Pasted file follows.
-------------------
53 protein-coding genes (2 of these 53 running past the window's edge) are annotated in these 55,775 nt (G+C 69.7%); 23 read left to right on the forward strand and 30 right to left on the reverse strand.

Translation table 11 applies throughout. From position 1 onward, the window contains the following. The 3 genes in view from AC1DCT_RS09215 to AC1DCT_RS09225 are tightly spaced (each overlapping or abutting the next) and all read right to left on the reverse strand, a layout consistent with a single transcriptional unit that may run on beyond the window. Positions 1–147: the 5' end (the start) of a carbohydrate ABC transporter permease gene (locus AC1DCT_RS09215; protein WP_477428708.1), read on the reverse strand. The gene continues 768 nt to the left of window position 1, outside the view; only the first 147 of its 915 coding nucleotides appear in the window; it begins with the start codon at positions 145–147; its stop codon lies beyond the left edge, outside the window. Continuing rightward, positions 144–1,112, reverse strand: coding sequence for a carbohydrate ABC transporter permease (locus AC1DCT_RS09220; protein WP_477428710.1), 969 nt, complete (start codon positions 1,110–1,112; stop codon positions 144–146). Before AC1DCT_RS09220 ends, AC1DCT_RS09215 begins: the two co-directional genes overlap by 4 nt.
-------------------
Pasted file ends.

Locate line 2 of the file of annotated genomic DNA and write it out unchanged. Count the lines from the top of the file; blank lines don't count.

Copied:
Translation table 11 applies throughout. From position 1 onward, the window contains the following. The 3 genes in view from AC1DCT_RS09215 to AC1DCT_RS09225 are tightly spaced (each overlapping or abutting the next) and all read right to left on the reverse strand, a layout consistent with a single transcriptional unit that may run on beyond the window. Positions 1–147: the 5' end (the start) of a carbohydrate ABC transporter permease gene (locus AC1DCT_RS09215; protein WP_477428708.1), read on the reverse strand. The gene continues 768 nt to the left of window position 1, outside the view; only the first 147 of its 915 coding nucleotides appear in the window; it begins with the start codon at positions 145–147; its stop codon lies beyond the left edge, outside the window. Continuing rightward, positions 144–1,112, reverse strand: coding sequence for a carbohydrate ABC transporter permease (locus AC1DCT_RS09220; protein WP_477428710.1), 969 nt, complete (start codon positions 1,110–1,112; stop codon positions 144–146). Before AC1DCT_RS09220 ends, AC1DCT_RS09215 begins: the two co-directional genes overlap by 4 nt.